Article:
systems and states have approved all or parts of the program, but formal
research on its effects is not yet available.
NEW DIRECTIONS FOR PUTTING THEORY INTO PRACTICE
Two influences will probably affect the use of manipulatives in the
future. These influences are: (1) schools' efforts to conform to the Curriculum
and Evaluation Standards for School Mathematics (NCTM, 1989); and (2) the
commitment of state resources to transform theory into practice.
The Standards will doubtless be a major influence. They: (1) describe
competencies in broad areas, such as geometry, algebra, statistics, and
probability; and (2) specify instructional strategies for grades K-4, 5-8,
and 9-12. The Standards include a new approach for evaluating specified
competencies. The new approach involves greater use of open-ended questions,
descriptions of problem-solving processes, and drawings to represent geometric
situations. To help students attain the competencies, the Standards (pp.
17, 67-68) explicitly recommend a sample list of manipulatives for each
classroom in grades K-8. No specific list of manipulatives is recommended
for grades 9-12, unfortunately. Many students at this level will, however,
need to have ideas introduced at the concrete level.
Some state and local systems have mandated the implementation of manipulatives
through policy, law, or curriculum documents. Some have also provided various
levels of funding. One of the strongest philosophical positions has been
taken in California. In that state, the use of manipulative devices in
all elementary classrooms is recommended (Gilbert & Bush, 1988). The
state framework, approved in 1985, emphasizes student use, rather than
teacher-directed demonstrations. California, interestingly enough, examined
14 textbook series and compared them to the framework, for possible adoption.
All were turned down. One of the major reasons cited for this action was
the lack of concrete materials to introduce concepts and to provide reinforcement
until understanding occurs.
North Carolina has made a significant commitment to the use of manipulatives
in its schools. Manipulative kits for primary (K-3), intermediate (3-6),
and secondary (7-12) levels have been designed. State funding has provided
for at least one kit in each elementary school (Center for Research in
Mathematics and Science Education, 1988). Yet, in a survey of 964 elementary
teachers in North Carolina, only 11.2 percent reported frequent use of
the kits. Moreover, 9.5 percent were apparently unaware that the kits were
Tennessee's mathematics curriculum guides for grades K-8 state that
new concepts will be introduced through concrete experiences. To facilitate
this goal, the guides' objectives have been written in concrete, iconic,
and abstract terms. The secondary guides encourage, rather than mandate,
the use of manipulatives. The Mathematics Activity Manuals (Center of Excellence
for the Enrichment of Science and Mathematics Education, 1989) for grades
K-8, Algebra I and II, Unified Geometry, and for Selected Topics From Advanced
Mathematics Courses have been developed for use with the guides. They are
being field tested during 1989-1990. The activities for objectives at all
three levels include patterns for inexpensive non-commercial manipulatives.
Tennessee has provided no funding for manipulatives.
Chapter 75 of current Texas law states that new concepts should be introduced
with appropriate manipulatives at the elementary and secondary levels (Peavler,
DeValcourt, Montalto, & Hopkins, 1987). Students are to be actively
involved in structured activities that develop understanding and the ability
to apply skills. Evaluation of mastery at the concrete level is supposed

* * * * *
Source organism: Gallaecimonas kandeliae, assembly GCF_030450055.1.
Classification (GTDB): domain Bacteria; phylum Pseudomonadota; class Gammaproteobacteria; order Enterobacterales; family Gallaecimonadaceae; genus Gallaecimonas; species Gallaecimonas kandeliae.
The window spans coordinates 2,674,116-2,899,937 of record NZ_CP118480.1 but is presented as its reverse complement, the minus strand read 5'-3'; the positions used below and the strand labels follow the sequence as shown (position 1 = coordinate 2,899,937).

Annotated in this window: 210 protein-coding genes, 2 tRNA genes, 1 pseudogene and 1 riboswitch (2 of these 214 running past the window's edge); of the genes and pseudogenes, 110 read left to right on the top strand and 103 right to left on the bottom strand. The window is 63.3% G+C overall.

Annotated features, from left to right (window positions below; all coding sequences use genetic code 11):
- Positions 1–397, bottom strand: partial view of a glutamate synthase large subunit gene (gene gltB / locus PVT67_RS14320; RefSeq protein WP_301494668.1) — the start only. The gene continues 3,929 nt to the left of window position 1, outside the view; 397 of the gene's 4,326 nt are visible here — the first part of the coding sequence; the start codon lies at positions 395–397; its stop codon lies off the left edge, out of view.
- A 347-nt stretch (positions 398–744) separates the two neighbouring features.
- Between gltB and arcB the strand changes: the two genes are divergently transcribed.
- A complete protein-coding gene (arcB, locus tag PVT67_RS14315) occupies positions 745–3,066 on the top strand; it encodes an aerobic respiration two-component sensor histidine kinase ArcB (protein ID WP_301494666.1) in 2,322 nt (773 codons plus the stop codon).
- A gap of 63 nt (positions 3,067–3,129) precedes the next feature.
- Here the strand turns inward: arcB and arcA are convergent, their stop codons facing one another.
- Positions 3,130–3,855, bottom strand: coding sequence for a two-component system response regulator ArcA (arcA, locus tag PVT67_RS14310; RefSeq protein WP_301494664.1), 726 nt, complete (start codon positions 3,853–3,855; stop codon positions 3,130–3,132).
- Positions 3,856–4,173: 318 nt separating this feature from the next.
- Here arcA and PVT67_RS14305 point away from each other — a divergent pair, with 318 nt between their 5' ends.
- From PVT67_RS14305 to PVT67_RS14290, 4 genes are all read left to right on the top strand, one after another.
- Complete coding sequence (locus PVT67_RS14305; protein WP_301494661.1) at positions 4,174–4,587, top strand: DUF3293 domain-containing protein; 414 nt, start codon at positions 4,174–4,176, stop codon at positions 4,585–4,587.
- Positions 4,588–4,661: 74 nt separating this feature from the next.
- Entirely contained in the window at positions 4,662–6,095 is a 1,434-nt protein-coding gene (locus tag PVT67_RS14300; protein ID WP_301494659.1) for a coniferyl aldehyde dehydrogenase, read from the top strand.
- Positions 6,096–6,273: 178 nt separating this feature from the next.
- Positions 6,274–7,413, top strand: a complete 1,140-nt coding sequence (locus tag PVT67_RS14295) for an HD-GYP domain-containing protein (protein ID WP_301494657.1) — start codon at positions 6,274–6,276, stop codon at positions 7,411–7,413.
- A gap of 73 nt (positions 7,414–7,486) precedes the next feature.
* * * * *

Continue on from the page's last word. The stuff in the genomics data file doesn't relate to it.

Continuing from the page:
to include student demonstrations with manipulative materials. Minimum
manipulative kits are described and are to be made available in each classroom,
at each grade level K-8. Local districts, however, must provide funding.
AREAS FOR INCREASED ATTENTION
As the decade of the 1990s dawns, research on the effectiveness of manipulatives
in grades K-8 will doubtless continue. Forthcoming research should also
seek to study the use and effects of manipulatives at the secondary level.
Increasing the use of this experiential strategy at both levels will require
more states to make the type of financial commitment that those in the
forefront have already made. In that vein, studies should be carefully
designed to determine the impact of different funding formulas for effectively
implementing this teaching strategy across the grades.
Center for Research in Mathematics and Science Education. (1988). Keys
to the future. Raleigh, NC: Center for Research in Mathematics and Science
Center of Excellence for the Enrichment of Science and Mathematics Education.
(1989). Mathematics activity manuals (Draft Versions: K-8, Algebra I and
II, Unified Geometry, Selected Topics from Advanced Mathematics Courses).
Martin, TN: The University of Tennessee at Martin.
Gilbert, R., & Bush, W. (1988). Familiarity, availability, and use
of manipulative devices in mathematics at the primary level. School Science
and Mathematics, 88, 459-469.
Heddens, J. (1986). Bridging the gap between the concrete and the abstract.
Arithmetic Teacher, 33(6), 14-17.
Howden, H. (1986). The role of manipulatives in learning mathematics.
Insights into Open Education, 19(1), 1-11.
Lappan, G., Fitzgerald, W., Phillips, E., Shroyer, J., & Winter,
M. (1986). Middle grades mathematics project. Menlo Park, CA: Addison-Wesley.
National Council of Teachers of Mathematics. (1989). Curriculum and
evaluation standards for school mathematics. Reston, VA: National Council
of Teachers of Mathematics.
Peavler, C., DeValcourt, R., Montalto, B., Hopkins, B. (1987). The mathematics
program: An overview and explanation. Focus on Learning Problems in Mathematics,
Sowell, E. (1989). Effects of manipulative materials in mathematics
instruction. Journal for Research in Mathematics Education, 20, 498-505.
Suydam, M., & Higgins, J. (1977). Activity-based learning in elementary
school mathematics: Recommendations from research. Columbus, OH: ERIC Clearinghouse
for Science, Mathematics, and Environmental Education. (ERIC Document Reproduction
Service No. ED 144 840)